09-09-2011, 06:36 PM
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| |Like a plot from a horror film, there’s a virus that brainwashes caterpillars, forces them to march up trees, then turns them to goo.
Now scientists at Penn State University have found the single gene that enables the virus to carry out its dark deeds.
The caterpillars would normally return to the ground to hide after feeding on leaves, but the baculovirus reprogrammes them to stay in the trees, melts them, then drips down among the remains to infect more of the creatures.
Researcher Kelli Hoover, writing in Science, said: ‘When gypsy moth caterpillars are healthy and happy, they go up into the trees at night to feed on leaves, and then climb back down in the morning to hide from predators during the day.
‘When they are infected, as they get sicker they stay up in the trees and die up there.’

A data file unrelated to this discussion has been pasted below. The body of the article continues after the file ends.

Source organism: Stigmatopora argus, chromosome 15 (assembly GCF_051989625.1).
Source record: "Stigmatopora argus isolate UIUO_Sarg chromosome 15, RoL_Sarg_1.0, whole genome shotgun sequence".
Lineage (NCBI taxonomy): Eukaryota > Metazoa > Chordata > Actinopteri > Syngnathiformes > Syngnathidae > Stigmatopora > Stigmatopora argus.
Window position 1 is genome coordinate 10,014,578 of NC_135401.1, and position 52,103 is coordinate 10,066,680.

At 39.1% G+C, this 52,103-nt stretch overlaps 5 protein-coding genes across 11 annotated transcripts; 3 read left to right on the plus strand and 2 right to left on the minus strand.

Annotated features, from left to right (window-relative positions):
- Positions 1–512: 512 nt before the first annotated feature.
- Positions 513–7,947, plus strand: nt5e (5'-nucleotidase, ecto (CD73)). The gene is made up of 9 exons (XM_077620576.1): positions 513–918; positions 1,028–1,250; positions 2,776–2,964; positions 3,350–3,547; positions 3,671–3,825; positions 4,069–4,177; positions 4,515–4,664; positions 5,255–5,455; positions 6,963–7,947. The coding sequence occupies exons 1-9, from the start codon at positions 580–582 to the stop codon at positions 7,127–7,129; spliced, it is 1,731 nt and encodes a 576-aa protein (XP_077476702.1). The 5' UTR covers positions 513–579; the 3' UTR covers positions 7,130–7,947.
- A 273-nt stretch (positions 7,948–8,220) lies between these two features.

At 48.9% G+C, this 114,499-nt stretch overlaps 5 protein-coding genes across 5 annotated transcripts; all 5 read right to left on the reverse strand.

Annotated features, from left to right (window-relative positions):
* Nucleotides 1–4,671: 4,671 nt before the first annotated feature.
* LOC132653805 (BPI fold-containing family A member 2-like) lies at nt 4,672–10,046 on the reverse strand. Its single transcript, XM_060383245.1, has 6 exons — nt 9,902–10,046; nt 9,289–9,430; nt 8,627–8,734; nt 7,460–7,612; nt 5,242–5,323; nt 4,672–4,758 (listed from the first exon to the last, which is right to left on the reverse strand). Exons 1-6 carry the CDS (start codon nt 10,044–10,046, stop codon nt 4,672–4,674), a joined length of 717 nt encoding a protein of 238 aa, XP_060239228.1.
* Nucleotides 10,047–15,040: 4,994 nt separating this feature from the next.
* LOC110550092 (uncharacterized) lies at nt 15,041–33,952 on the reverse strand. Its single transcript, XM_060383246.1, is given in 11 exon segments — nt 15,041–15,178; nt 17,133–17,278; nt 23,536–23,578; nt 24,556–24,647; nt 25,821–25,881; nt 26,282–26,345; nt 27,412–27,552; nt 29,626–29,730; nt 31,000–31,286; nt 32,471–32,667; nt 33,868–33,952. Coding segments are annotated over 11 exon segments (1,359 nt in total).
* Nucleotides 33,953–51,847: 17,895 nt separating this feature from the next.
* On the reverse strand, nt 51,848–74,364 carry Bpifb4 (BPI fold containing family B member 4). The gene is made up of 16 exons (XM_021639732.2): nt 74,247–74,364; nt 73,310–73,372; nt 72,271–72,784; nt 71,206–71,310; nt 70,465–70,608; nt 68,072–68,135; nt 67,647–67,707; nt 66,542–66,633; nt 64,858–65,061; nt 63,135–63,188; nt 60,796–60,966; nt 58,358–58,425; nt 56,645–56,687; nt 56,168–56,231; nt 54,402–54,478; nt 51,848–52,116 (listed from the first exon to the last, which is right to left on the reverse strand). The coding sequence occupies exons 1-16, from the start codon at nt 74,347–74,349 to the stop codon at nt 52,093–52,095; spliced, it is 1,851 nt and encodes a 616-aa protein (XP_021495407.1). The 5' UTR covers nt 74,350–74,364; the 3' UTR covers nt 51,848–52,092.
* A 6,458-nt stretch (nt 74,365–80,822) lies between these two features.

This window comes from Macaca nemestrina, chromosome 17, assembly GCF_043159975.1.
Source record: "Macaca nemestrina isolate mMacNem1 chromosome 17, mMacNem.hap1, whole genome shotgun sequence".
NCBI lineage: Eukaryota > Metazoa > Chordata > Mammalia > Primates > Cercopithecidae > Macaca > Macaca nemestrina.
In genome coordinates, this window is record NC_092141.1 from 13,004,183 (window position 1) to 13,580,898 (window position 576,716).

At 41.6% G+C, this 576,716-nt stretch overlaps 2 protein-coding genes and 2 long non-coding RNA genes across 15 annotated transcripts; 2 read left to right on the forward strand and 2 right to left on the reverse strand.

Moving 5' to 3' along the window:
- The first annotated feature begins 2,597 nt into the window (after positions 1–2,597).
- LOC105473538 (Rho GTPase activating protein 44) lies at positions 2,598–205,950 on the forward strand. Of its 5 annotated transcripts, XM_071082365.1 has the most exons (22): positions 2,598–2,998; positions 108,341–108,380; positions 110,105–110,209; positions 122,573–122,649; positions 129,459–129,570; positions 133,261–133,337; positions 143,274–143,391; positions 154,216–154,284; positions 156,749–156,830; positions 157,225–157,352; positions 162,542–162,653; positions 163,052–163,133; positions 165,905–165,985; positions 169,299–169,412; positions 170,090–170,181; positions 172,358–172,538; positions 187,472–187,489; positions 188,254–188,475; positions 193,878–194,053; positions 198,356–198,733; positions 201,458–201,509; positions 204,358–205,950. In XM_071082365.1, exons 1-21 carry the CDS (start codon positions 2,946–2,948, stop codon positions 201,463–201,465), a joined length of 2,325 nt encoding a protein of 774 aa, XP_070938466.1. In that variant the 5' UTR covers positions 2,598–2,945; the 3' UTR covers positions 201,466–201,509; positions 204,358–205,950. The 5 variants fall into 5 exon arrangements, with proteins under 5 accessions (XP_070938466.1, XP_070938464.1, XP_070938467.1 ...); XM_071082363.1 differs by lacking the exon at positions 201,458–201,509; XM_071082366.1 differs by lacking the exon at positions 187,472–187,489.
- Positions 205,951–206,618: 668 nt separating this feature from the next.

He added: ‘There are other genes in the virus that then make the caterpillar melt. So it becomes a pool of millions of virus particles that end up dropping onto the foliage below where it can infect other moths that eat those leaves.’
His team discovered that the gene responsible for controlling the caterpillar is called egt.
In tests they were able to stop the zombie effect by removing the gene from the virus.
Another researcher on the team, Dr. Jim Slavicek, added: ‘Who knew that a virus could change the behavior of its host? Maybe this is why we go to work when we have a cold.’
Caterpillars aren’t the only creatures that become zombiefied by a virus.
Scientists discovered that the fungus Ophiocordyceps camponoti-balzani infects ant brains and forces them to infect other ants.
This is achieved by ‘programming’ the ant to hang off a leaf or twig near an ant nest while its brain is eaten by the parasite.
Shortly afterwards, spores from the body drop to the floor and infect other ants.